Gopal Khanna

Why states should share the load of federal IT mandates

Departing Minnesota CIO Gopal Khanna discusses IT innovation and the benefits of multistate projects

Gopal Khanna ended his five-and-a-half-year stint as Minnesota’s first CIO last month after his boss, Gov. Tim Pawlenty, decided not to seek re-election. Khanna served in the George W. Bush administration as CIO and chief financial officer of the Peace Corps and CFO of the Executive Office of the President. He is also a past president of the National Association of State CIOs. In this interview, Khanna talked about lessons he learned as a state CIO, how to lay the groundwork for IT innovation and why states should team up to tackle federal IT mandates.

GCN: Twenty-nine new governors were elected in the recent midterm elections. That means an extraordinary number of new CIOs could be appointed. How might that affect large state IT programs, especially those associated with federal mandates, such as health reform.

Khanna: It’s not particularly bad that CIOs are going to churn. The question is: Are governors going to continue to realize the relevance of technology and use it? That’s more important than whether CIOs are going to turn over. So long as the governors keep IT high on their agendas and how they are going to govern, it’s OK. They should also go out and attract professional CIOs from the private sector who would be willing to come and serve if given the tools to do the job.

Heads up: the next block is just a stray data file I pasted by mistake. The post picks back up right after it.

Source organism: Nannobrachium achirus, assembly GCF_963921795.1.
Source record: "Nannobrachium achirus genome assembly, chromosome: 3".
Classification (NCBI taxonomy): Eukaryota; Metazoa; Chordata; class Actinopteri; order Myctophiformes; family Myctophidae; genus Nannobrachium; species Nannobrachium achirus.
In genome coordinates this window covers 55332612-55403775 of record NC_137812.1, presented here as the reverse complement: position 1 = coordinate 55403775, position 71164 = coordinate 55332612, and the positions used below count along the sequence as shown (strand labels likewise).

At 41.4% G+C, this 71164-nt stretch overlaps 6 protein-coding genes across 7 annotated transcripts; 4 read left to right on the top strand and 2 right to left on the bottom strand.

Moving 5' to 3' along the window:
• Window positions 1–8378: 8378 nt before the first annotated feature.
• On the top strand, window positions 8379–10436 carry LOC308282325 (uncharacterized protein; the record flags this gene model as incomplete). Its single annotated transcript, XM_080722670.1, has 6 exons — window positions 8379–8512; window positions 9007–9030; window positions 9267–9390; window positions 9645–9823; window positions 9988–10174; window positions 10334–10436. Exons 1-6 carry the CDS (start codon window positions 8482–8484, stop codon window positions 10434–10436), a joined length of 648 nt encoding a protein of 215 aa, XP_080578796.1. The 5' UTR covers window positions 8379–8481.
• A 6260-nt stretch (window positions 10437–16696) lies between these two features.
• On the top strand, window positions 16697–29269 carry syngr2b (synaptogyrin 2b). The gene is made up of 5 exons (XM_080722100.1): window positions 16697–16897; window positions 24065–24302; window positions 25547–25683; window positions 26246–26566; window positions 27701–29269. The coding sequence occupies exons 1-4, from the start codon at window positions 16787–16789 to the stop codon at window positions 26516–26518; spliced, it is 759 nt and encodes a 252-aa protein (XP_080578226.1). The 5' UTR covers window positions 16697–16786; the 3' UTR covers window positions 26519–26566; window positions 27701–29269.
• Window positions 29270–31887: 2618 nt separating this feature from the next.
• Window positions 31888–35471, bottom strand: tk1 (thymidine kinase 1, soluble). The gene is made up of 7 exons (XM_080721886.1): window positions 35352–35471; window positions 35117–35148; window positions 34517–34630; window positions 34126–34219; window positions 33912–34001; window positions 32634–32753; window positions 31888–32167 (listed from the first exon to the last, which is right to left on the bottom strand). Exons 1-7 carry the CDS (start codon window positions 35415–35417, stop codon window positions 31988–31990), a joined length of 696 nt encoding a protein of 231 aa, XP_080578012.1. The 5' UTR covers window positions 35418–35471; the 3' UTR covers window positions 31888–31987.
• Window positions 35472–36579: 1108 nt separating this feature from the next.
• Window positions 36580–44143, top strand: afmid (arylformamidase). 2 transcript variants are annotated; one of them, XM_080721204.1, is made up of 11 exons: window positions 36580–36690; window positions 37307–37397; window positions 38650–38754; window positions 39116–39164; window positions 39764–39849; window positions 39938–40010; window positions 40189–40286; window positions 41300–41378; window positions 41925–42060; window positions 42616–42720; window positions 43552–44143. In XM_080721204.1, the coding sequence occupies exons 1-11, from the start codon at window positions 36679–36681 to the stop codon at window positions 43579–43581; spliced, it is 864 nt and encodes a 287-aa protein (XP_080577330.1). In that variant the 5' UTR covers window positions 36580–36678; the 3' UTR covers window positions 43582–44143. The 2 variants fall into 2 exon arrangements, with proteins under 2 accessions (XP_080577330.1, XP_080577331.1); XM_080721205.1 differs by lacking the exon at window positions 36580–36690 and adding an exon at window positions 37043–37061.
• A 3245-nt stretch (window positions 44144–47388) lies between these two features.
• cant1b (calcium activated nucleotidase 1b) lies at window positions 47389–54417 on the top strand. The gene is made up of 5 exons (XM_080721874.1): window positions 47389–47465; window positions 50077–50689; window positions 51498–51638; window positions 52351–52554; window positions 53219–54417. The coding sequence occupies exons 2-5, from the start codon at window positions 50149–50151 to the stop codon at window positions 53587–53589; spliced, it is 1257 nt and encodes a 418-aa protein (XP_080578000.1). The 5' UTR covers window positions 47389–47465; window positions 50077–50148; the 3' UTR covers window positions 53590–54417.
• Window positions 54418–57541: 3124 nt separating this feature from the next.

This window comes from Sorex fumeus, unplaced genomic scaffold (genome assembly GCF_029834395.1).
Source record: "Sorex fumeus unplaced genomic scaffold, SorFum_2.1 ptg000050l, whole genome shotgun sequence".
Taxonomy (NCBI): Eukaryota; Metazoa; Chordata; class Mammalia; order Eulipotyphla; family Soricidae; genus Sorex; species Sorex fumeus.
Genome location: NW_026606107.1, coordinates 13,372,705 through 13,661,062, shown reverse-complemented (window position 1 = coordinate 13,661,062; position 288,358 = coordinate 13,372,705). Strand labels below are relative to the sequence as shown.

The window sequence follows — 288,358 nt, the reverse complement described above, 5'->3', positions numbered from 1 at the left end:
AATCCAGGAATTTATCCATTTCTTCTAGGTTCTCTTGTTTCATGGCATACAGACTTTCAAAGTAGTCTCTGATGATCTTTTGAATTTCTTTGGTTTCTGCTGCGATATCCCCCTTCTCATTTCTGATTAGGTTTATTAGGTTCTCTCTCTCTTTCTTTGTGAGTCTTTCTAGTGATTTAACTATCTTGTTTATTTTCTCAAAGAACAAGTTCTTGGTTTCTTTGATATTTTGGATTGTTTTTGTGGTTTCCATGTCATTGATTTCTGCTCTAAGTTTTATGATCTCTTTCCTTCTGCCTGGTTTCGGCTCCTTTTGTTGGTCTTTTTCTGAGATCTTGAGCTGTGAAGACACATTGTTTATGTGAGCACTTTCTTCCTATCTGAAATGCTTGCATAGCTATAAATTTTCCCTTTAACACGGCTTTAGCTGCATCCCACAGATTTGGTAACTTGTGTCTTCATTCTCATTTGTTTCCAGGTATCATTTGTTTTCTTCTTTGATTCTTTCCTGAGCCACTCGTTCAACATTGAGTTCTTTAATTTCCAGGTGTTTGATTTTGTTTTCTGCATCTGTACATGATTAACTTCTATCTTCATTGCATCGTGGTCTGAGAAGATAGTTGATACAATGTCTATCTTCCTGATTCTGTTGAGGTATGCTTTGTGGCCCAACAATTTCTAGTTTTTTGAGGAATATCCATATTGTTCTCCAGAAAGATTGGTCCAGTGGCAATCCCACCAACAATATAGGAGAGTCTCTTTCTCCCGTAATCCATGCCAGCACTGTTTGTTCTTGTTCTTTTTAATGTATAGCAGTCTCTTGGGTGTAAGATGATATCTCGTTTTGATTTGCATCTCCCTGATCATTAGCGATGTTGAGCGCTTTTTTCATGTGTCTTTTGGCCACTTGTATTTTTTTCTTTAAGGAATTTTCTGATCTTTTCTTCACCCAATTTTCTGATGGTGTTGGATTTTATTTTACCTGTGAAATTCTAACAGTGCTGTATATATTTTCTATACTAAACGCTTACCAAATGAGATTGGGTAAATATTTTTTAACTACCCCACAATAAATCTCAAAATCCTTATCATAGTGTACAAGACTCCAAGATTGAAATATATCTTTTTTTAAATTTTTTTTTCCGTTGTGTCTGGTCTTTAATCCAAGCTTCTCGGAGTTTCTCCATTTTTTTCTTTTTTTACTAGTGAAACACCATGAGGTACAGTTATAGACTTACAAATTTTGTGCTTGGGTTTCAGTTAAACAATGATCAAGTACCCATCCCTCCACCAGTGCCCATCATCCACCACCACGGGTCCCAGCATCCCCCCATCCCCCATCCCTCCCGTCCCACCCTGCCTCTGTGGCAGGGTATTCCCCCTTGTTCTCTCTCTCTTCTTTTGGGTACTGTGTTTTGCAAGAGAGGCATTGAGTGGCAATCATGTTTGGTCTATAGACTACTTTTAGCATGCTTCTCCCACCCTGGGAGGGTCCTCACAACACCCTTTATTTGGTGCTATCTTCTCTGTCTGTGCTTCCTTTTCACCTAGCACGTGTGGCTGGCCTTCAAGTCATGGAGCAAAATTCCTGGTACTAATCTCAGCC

What was your biggest achievement during your five years as Minnesota’s first CIO?

Coming in five-and-a-half years ago, there were several things that were of concern. One was improving the environment: There was too much duplication and redundancy, and therefore it was difficult to manage. You have so many data centers and so many operating systems — so many extra units of energy being consumed. Tied to that was the whole need for standardization. I made that as my hallmark to pursue standardization and consolidation.

I also realized we needed a governance structure that required finding alternative funding mechanisms. I knew going in that there was no way that we would have enough money in the general fund system to support systems modernization.  So we improved our portfolio management capability, and we looked at our enterprise architecture program and our cybersecurity program, which was nonexistent. We had no standardized mechanism to provide hardware and software and licenses, so we put that in place.

Nearly all states are facing drastic budget cuts. Have you been able to convince legislators that new investment in IT will save them money in the long run?

The problem we have as CIOs is that we are stuck with the burden of an old paradigm, which says: the IT budget is $100 million, can you reduce it by $10 million? Can you innovate and reduce it by 10 percent or 20 percent? As an IT executive I do that every day. I find ways to use new technology to reduce my footprint at lower cost.